Running back by committee? Justin Forsett doesn't understand the concept

OWINGS MILLS, Md. -- One of the biggest questions that the Baltimore Ravens will have to answer during this year's training camp is at running back.

The Ravens have perhaps more depth at running back than ever before, and it's legitimate to wonder whether Baltimore will split up the carries this year.

So, would Justin Forsett accept a running back-by-committee approach?

"What's that?" Forsett said with tongue firmly planted in cheek.

When the reporter explained what running back by committee means, Forsett continued to plead ignorance by saying, "What is running back by committee? I don't really know what that is."

After the reporter once again attempted to explain, Forsett laughed and said, "Yeah, I don't understand that!"

Forsett's playful give-and-take comes with a serious message. He isn't ready to give up his role as the featured runner in Baltimore's offense.

After being a reserve for the first five years of his NFL career, Forsett has led the Ravens in rushing the past two seasons. Before breaking his arm in Week 11, Forsett ran the ball 386 times, the eighth-most attempts over that span. This accounted for 55 percent of Baltimore's carries.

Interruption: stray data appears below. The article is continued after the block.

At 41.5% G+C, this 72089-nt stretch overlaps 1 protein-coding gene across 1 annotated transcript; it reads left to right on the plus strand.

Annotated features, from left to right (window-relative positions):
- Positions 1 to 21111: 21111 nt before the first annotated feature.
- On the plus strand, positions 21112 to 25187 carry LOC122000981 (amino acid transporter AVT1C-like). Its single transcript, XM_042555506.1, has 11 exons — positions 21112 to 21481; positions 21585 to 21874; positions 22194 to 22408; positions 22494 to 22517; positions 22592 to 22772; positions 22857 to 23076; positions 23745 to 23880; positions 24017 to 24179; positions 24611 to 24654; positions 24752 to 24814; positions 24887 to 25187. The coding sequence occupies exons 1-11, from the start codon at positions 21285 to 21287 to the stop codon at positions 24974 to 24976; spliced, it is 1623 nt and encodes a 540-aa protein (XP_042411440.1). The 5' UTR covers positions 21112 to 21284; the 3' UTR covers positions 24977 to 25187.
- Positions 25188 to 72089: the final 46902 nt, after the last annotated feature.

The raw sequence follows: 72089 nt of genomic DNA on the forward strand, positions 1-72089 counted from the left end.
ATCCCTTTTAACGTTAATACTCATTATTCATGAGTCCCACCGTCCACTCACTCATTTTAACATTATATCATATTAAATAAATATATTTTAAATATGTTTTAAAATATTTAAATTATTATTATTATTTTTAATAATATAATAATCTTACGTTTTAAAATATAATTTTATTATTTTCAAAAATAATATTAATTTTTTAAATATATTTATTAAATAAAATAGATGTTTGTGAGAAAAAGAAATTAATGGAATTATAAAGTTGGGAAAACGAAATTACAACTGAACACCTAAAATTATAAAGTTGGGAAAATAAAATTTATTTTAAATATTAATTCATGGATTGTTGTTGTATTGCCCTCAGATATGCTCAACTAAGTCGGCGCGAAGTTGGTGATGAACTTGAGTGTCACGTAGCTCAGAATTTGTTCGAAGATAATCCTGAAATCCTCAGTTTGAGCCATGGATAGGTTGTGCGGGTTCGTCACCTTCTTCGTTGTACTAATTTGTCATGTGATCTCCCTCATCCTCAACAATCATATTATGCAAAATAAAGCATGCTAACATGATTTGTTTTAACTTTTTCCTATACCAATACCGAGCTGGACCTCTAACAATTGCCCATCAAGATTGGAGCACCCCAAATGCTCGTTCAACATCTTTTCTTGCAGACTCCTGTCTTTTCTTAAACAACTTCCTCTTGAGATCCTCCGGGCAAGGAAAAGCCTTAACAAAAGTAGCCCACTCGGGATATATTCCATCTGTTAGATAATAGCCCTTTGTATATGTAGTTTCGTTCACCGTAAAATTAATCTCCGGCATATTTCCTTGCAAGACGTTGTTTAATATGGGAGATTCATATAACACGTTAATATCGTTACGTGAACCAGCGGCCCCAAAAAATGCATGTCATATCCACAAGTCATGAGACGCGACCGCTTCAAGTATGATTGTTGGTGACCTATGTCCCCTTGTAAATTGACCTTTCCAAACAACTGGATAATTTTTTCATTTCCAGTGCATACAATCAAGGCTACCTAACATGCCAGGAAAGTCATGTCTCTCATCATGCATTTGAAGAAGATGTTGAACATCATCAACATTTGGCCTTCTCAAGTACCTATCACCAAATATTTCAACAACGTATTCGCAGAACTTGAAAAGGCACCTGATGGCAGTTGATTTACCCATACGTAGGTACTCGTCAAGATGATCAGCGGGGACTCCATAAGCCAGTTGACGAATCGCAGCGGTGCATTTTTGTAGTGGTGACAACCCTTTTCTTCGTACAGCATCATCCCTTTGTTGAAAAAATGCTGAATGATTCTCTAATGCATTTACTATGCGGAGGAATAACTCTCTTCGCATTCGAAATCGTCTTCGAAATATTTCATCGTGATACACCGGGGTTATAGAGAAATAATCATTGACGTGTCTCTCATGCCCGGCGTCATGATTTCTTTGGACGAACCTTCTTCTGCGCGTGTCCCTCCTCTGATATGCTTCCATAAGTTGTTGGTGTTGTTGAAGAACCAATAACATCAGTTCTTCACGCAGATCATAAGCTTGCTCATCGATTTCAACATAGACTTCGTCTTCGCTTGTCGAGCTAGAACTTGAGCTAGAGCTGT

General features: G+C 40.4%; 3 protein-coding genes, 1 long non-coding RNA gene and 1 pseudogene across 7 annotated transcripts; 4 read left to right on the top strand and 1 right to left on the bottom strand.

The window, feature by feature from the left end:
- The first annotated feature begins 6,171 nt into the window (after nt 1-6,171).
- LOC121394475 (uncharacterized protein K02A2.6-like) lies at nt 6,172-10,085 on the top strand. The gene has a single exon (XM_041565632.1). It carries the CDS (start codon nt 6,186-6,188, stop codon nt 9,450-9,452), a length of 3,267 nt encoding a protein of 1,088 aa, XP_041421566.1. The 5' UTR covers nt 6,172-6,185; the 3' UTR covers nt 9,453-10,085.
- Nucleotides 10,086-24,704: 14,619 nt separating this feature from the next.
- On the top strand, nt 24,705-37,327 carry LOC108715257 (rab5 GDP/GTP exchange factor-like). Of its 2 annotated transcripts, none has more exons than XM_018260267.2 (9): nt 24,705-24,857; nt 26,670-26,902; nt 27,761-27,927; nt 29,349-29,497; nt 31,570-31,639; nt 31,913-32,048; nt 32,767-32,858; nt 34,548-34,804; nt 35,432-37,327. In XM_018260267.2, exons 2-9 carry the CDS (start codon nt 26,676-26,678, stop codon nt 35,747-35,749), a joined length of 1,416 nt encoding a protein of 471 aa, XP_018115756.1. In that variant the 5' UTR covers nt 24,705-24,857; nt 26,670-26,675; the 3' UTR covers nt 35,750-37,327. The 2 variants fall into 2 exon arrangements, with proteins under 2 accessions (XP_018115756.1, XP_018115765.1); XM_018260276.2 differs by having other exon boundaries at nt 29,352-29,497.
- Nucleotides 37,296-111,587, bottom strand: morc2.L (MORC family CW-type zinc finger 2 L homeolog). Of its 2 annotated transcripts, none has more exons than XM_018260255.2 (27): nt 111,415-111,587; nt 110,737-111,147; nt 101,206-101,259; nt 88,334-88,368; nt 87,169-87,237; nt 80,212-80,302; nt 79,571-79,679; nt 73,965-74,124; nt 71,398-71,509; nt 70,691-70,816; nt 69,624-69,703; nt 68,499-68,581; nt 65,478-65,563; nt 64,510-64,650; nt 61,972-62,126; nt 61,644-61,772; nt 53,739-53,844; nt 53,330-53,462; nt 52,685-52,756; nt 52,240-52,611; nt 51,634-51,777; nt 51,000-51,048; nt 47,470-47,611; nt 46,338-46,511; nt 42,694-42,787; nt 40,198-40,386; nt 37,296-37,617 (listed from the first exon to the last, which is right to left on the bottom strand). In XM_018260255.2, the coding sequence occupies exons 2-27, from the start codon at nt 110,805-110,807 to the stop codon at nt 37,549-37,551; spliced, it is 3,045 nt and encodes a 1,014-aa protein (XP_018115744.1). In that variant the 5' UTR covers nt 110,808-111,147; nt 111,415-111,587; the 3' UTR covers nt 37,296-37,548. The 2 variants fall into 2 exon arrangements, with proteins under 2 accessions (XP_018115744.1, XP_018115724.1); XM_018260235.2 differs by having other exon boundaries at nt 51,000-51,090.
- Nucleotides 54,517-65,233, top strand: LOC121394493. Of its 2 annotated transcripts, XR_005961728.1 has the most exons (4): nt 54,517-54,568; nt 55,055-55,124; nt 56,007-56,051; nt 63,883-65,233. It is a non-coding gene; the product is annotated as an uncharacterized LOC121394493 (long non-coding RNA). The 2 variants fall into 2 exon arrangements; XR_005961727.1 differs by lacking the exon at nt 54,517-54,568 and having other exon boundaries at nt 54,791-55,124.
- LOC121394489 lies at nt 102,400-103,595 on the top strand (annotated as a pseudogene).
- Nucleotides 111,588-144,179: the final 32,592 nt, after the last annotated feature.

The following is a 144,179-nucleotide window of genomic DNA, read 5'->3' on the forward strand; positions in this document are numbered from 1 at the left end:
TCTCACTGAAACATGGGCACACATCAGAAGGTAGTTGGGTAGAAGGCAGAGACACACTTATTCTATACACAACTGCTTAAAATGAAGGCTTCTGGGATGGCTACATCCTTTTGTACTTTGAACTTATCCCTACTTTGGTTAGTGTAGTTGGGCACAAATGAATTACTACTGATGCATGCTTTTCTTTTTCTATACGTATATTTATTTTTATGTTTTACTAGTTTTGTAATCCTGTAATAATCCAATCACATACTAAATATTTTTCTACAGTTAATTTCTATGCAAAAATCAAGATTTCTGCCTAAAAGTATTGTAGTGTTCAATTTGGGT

But the number of touches could be more evenly distributed this year. Buck Allen, Terrance West, Kenneth Dixon and Lorenzo Taliaferro will push Forsett for his starting job and opportunities. Allen and West, in particular, have had strong offseasons.

"I grew up on old-school running backs," Forsett said. "I love watching them play -- Emmitt Smith and Barry Sanders, all those guys. Of course, if you are a running back -- everybody wants to be on the field all the time. I want to put myself in a position where they can’t take me off the field. That is my mentality. At the end of the day, everybody has their role, and I’ll let Coach decide that.”

Forsett, 30, also serves as the mentor to this group. None of the other healthy running backs are older than 25.

Is it difficult for Forsett to help out the younger running backs when they're competing for his job?

“I feel like me being here is greater than football," Forsett said. "Anytime I can help and serve my teammates, allow them to be better, I’m all for it. When I got into the league, it was guys like T.J. Duckett, Maurice Morris and Julius Jones that helped me along the way -- Edgerrin James -- those guys helped me be a pro and showed me the way. It is my duty to pass that on.”